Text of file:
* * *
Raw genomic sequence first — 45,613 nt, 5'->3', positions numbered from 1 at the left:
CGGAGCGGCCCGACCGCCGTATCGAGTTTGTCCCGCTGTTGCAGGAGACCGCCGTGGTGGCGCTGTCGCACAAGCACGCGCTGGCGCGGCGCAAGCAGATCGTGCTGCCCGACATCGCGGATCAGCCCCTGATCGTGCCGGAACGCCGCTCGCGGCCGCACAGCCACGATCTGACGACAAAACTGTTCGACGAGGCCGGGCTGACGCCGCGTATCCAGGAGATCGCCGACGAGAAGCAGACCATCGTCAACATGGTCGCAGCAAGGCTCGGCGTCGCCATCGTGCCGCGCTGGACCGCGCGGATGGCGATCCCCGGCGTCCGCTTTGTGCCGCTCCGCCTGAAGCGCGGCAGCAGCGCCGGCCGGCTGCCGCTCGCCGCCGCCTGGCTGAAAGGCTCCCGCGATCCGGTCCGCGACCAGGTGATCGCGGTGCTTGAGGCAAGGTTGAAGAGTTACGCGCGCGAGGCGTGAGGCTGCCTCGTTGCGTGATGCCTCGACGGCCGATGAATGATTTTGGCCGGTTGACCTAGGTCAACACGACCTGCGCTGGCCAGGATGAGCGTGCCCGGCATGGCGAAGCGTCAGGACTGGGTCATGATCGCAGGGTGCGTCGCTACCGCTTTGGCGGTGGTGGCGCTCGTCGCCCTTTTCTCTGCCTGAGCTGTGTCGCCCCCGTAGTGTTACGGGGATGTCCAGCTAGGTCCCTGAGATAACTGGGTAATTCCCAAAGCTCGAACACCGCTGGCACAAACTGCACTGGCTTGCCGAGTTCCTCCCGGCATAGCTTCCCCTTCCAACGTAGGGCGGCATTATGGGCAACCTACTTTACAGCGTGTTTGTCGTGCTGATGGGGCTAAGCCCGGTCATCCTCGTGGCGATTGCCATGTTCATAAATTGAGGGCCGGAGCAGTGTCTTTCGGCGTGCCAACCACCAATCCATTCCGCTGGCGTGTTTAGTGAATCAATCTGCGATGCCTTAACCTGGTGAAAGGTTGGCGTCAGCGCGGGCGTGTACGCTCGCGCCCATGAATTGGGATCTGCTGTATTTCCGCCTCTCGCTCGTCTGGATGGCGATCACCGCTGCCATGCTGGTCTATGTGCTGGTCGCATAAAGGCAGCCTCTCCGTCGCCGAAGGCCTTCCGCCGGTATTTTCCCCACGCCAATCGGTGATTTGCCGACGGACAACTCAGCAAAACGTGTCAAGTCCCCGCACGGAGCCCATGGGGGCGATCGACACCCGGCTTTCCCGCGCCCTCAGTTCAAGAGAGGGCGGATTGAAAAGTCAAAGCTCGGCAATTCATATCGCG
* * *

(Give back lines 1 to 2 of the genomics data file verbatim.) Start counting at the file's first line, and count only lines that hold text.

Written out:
Raw genomic sequence first — 45,613 nt, 5'->3', positions numbered from 1 at the left:
CGGAGCGGCCCGACCGCCGTATCGAGTTTGTCCCGCTGTTGCAGGAGACCGCCGTGGTGGCGCTGTCGCACAAGCACGCGCTGGCGCGGCGCAAGCAGATCGTGCTGCCCGACATCGCGGATCAGCCCCTGATCGTGCCGGAACGCCGCTCGCGGCCGCACAGCCACGATCTGACGACAAAACTGTTCGACGAGGCCGGGCTGACGCCGCGTATCCAGGAGATCGCCGACGAGAAGCAGACCATCGTCAACATGGTCGCAGCAAGGCTCGGCGTCGCCATCGTGCCGCGCTGGACCGCGCGGATGGCGATCCCCGGCGTCCGCTTTGTGCCGCTCCGCCTGAAGCGCGGCAGCAGCGCCGGCCGGCTGCCGCTCGCCGCCGCCTGGCTGAAAGGCTCCCGCGATCCGGTCCGCGACCAGGTGATCGCGGTGCTTGAGGCAAGGTTGAAGAGTTACGCGCGCGAGGCGTGAGGCTGCCTCGTTGCGTGATGCCTCGACGGCCGATGAATGATTTTGGCCGGTTGACCTAGGTCAACACGACCTGCGCTGGCCAGGATGAGCGTGCCCGGCATGGCGAAGCGTCAGGACTGGGTCATGATCGCAGGGTGCGTCGCTACCGCTTTGGCGGTGGTGGCGCTCGTCGCCCTTTTCTCTGCCTGAGCTGTGTCGCCCCCGTAGTGTTACGGGGATGTCCAGCTAGGTCCCTGAGATAACTGGGTAATTCCCAAAGCTCGAACACCGCTGGCACAAACTGCACTGGCTTGCCGAGTTCCTCCCGGCATAGCTTCCCCTTCCAACGTAGGGCGGCATTATGGGCAACCTACTTTACAGCGTGTTTGTCGTGCTGATGGGGCTAAGCCCGGTCATCCTCGTGGCGATTGCCATGTTCATAAATTGAGGGCCGGAGCAGTGTCTTTCGGCGTGCCAACCACCAATCCATTCCGCTGGCGTGTTTAGTGAATCAATCTGCGATGCCTTAACCTGGTGAAAGGTTGGCGTCAGCGCGGGCGTGTACGCTCGCGCCCATGAATTGGGATCTGCTGTATTTCCGCCTCTCGCTCGTCTGGATGGCGATCACCGCTGCCATGCTGGTCTATGTGCTGGTCGCATAAAGGCAGCCTCTCCGTCGCCGAAGGCCTTCCGCCGGTATTTTCCCCACGCCAATCGGTGATTTGCCGACGGACAACTCAGCAAAACGTGTCAAGTCCCCGCACGGAGCCCATGGGGGCGATCGACACCCGGCTTTCCCGCGCCCTCAGTTCAAGAGAGGGCGGATTGAAAAGTCAAAGCTCGGCAATTCATATCGCG